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Stories of #GoodChange

September 2023

Sisters: Let’s talk about period poverty

Eddah*, 16, from Cameroon should have spent her school days learning and making friends. Instead, she skipped school monthly, staying at home to manage her period. Many girls like Eddah, in disadvantaged communities, are forced to miss up to 50 days of school each year because of period poverty, shame and stigma associated with menstruation.

Managing menstrual hygiene at school has become a key challenge for girls, especially in rural areas in Africa, where safe, clean water and toilet facilities are often inadequate and period products are considered a luxury.

Since I first had my period, I used old clothes as pads because that’s what my mother did.
And, we don't have the money to purchase sanitary napkins.

Putting a Stop to Period Poverty

Better Life for Girls - Period Poverty

Period poverty is a topical issue across the globe. In Australia, various state governments have recently committed to providing free period products in public schools. In 2020, Victoria became the first jurisdiction in the country to provide access to period products in public schools. SA, the NT, and Tasmania followed suit in 2021. NSW and Queensland public schools began providing free menstrual hygiene products in 2022, while the ACT already has free sanitary products available in public schools, and has introduced a bill which – if passed – would provide free pads and tampons to anyone who needs them.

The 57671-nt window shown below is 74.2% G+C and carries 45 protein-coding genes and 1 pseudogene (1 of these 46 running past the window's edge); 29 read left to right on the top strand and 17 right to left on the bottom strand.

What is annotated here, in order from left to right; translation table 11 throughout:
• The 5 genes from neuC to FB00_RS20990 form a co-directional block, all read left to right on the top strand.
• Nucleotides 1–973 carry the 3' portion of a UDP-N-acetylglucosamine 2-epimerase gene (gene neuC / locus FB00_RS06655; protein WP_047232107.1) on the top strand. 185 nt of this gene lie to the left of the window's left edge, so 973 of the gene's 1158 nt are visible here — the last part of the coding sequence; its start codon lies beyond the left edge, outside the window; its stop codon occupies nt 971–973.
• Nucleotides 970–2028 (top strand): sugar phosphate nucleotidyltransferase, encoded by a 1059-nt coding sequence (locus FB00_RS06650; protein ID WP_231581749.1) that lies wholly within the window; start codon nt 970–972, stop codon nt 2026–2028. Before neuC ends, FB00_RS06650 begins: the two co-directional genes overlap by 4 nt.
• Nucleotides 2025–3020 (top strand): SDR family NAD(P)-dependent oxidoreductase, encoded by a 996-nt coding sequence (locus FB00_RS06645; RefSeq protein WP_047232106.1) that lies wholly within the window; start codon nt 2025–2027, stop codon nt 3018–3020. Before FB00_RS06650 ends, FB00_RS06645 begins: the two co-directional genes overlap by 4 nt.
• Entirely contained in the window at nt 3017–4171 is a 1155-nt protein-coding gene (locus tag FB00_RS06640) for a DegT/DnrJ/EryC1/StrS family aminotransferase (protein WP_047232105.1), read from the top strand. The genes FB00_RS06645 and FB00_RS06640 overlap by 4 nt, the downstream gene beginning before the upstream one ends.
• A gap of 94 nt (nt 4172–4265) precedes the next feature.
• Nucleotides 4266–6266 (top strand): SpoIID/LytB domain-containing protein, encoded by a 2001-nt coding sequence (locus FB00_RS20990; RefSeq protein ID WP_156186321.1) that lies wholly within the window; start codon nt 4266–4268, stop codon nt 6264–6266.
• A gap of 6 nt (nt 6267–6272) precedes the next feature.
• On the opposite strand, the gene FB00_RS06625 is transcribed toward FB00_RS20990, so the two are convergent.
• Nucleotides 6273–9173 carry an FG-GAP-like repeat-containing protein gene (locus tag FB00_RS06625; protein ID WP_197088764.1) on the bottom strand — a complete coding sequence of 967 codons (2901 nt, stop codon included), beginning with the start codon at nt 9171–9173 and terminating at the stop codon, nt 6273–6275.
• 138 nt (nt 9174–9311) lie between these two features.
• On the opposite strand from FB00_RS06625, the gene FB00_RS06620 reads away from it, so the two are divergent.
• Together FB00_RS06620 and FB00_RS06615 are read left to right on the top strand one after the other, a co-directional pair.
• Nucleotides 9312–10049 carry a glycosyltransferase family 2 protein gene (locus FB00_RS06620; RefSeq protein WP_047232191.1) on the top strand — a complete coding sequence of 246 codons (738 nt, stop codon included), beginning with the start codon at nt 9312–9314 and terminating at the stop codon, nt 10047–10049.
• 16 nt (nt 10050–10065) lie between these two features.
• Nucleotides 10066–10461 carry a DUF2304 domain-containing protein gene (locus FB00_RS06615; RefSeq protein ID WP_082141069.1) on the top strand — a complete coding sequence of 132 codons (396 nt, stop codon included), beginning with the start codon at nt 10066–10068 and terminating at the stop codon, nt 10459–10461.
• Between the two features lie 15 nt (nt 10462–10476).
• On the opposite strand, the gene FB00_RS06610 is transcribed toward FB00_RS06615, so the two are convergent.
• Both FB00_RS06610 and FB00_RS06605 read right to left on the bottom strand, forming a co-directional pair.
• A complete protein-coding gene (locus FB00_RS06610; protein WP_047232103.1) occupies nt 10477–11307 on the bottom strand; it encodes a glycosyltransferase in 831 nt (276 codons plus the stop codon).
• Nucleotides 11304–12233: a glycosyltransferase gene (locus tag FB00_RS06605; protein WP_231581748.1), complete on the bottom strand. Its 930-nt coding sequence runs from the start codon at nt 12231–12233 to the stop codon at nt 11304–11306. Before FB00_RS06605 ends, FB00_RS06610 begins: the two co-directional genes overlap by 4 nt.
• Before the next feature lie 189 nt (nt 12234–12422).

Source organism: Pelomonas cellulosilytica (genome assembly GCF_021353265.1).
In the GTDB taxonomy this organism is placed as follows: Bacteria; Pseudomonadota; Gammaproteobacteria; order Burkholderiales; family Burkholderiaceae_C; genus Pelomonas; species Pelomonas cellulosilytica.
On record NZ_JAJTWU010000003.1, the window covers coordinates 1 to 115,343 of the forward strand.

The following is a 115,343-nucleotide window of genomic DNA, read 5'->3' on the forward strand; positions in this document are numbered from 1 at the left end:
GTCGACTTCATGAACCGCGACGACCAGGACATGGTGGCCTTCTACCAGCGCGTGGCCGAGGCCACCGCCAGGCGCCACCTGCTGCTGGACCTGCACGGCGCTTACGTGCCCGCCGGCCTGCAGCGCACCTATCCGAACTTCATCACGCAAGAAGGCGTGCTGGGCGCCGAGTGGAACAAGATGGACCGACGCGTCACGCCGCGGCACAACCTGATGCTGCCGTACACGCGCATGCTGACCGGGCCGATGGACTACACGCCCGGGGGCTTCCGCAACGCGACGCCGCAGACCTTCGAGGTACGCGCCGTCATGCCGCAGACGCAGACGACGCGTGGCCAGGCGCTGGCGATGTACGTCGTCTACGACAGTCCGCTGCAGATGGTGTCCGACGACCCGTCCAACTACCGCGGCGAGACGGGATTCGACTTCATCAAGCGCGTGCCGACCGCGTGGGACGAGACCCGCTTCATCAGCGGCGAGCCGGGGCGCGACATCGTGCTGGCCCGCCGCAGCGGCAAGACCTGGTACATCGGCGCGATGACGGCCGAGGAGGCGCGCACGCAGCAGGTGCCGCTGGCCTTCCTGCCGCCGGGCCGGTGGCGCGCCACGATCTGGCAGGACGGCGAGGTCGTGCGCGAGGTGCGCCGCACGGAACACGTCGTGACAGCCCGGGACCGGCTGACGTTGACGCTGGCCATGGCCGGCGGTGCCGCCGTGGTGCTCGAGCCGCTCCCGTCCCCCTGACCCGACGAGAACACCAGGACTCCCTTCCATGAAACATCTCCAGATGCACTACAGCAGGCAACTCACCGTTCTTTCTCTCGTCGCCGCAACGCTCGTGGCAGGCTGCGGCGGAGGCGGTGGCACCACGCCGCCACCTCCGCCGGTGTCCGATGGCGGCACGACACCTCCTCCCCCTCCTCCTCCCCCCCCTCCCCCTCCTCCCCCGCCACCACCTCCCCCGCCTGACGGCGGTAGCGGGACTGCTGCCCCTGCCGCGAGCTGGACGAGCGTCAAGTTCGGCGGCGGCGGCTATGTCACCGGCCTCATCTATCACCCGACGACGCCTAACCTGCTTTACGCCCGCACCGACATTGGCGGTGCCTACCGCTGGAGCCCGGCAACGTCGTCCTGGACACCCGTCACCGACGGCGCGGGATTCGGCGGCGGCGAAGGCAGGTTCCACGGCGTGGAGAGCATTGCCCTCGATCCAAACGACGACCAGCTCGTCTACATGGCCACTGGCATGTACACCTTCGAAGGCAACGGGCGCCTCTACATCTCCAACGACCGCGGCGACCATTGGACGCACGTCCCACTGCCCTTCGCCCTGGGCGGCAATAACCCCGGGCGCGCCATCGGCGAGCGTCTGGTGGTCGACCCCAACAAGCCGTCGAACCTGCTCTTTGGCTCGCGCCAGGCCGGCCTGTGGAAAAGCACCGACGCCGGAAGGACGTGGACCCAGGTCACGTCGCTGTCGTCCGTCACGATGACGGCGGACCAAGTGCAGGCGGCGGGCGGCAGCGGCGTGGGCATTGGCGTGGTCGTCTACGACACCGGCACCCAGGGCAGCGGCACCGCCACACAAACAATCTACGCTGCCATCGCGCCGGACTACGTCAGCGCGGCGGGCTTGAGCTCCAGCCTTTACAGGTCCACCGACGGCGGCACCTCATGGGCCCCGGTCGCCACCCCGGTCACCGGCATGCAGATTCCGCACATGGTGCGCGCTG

Recently in Queensland, over 100,000 free period product packs were distributed to schools across the state since the program’s first Dignity Vending Machines were installed in schools in 2022. Originally promised for 120 schools, the expanded initiative to install, maintain, and stock Dignity Vending Machines in all Queensland state schools that want one takes the total investment over six years to more than $35 million.

Free period products provide cost of living relief and can particularly benefit girls facing challenging circumstances, unstable accommodation, or those escaping domestic and family violence.

Good Neighbours Australia supports this move as we launch our Better Life for Girls campaign, supporting girls living in poverty in Africa.

Better Life for Girls - Period Poverty

How Can You Help

“I learnt relevant things during the educational talks. I actively take part in girl’s club activities. I received a dignity kit with sanitary napkins, underwear, soaps, towel, menstrual tracker, toothbrushes, toothpastes, a bucket– all these items for my personal hygiene. I am really excited,” said Eddah.

Through the Better Life for Girls Project, Good Neighbours is raising awareness, funds and gift-in-kind donations to create better lives for girls, to support community health education programs, provide sustainable Dignity Kits with safe and reusable menstrual products, build Safe Spaces for girls at schools – rooms with facilities to help them manage their periods – and create Girls Clubs to empower girls to be changemakers in their communities.

Your donation, starting from $25, will help a girl in need. Make a monthly commitment today. That’s what good neighbours are for.

*Name changed for privacy purposes